By Nury Vittachi
Sometimes I worry that sitting at my desk eating scks is not real exercise. But then again, the pies I’m lifting weigh 340 grams each, so that’s gotta count, right?
Your rrator had to sit and think because he had a problem. I had to take a bag of cremated ashes on a flight, but officials in my town had passed a law banning the “export of human remains” without a permit.
“Put it in a talcum powder container,” said one reader. “Label it ‘self-raising flour’,” said another. A creative one suggested I spread it between 62 ashtrays and “pretend to be a used ashtray collector”.
Then there was the “friend” who told me to hide the white-ish powder on my person in a Ziploc bag labelled “Dangerous Illegal Drugs”. At first I thought she was working against my best interests, but she explained that The Universe’s sense of irony would protect me, which actually makes perfect sense, as long as your mind is scarily warped. But all the ideas were rejected as too disrespectful of my cargo. Ashes have power. A reader in Britain forwarded a news report about a woman who received so many mobile phone bills for her deceased husband that she slammed the urn holding his ashes on to the phone company’s front desk, uttering words to the affect of: “Here he is, why don’t you ask him yourself?” Officials accepted that he could not still be making calls. She was lucky. My own telecom provider would have said: “Your relative is liable for all charges until he sends us a signed termition form and, by the way, Heaven to Earth calls attract an 85 percent roaming data surcharge. Mwa ha ha ha ha.” (That’s how they end all communications.)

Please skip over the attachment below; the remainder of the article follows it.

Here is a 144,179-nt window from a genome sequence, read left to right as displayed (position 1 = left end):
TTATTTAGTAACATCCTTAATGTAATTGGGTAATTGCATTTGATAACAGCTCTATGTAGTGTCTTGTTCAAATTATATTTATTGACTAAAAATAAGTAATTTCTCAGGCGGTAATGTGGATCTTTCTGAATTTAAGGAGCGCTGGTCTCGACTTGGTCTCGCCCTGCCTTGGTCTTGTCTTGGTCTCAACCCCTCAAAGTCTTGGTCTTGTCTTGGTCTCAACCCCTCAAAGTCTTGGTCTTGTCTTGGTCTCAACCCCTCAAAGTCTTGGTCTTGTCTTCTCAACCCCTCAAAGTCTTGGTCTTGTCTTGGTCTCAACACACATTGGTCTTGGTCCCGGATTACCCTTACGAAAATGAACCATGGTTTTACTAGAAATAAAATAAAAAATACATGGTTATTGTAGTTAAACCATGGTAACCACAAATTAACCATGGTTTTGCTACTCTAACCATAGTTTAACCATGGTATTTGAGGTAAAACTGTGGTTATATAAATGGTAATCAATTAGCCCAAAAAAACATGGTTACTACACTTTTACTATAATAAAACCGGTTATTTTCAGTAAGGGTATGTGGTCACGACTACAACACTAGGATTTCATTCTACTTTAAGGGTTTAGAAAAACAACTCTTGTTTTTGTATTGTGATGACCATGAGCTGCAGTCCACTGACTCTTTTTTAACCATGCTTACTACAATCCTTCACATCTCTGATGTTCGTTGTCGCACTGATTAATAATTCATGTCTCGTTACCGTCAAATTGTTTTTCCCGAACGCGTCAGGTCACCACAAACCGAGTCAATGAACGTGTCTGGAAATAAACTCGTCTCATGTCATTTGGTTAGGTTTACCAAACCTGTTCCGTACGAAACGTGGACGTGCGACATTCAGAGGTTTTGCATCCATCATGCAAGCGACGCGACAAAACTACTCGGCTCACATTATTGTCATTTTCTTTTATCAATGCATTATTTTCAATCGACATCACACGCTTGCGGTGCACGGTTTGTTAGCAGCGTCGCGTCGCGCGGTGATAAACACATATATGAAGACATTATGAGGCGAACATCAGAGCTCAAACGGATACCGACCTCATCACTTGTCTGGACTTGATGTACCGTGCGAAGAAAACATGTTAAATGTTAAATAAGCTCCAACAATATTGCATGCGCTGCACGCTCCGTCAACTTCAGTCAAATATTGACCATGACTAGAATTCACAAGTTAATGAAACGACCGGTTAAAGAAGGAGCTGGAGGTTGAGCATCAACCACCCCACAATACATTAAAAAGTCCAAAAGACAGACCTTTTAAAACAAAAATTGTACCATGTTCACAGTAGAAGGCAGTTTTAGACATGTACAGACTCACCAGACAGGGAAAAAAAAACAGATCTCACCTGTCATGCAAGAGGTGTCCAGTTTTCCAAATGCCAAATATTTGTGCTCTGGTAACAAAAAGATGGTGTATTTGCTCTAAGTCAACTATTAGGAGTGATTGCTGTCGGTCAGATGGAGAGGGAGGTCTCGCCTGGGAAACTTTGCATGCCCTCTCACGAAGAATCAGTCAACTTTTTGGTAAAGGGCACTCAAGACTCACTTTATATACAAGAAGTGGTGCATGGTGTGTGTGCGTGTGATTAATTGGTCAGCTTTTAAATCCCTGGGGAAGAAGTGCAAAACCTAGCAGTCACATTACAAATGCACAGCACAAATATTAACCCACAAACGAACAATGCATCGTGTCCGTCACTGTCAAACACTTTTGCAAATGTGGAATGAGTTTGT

My correspondent in mainland Chi commented with a news report about a professiol urn kidpper. Mr. Xu of Hun Province would abduct urns and phone owners with a threat: “Unless you pay me cash, you will never see your loved one alive again, I mean, still dead.” Despite the relative weakness of this argument, he earned a small fortune before being caught last year.
From my man in Japan came news that people have been leaving the ashes of their grandparents on trains, where most end up in the lost property office at the main Tokyo station. “Where’s Grandfather, Watabe-san?” “Damn! He was under my arm a moment ago.” Station staff complain that they are paid to babysit umbrellas, not a congregation of dead people, staring at them from a shelf. (IANS)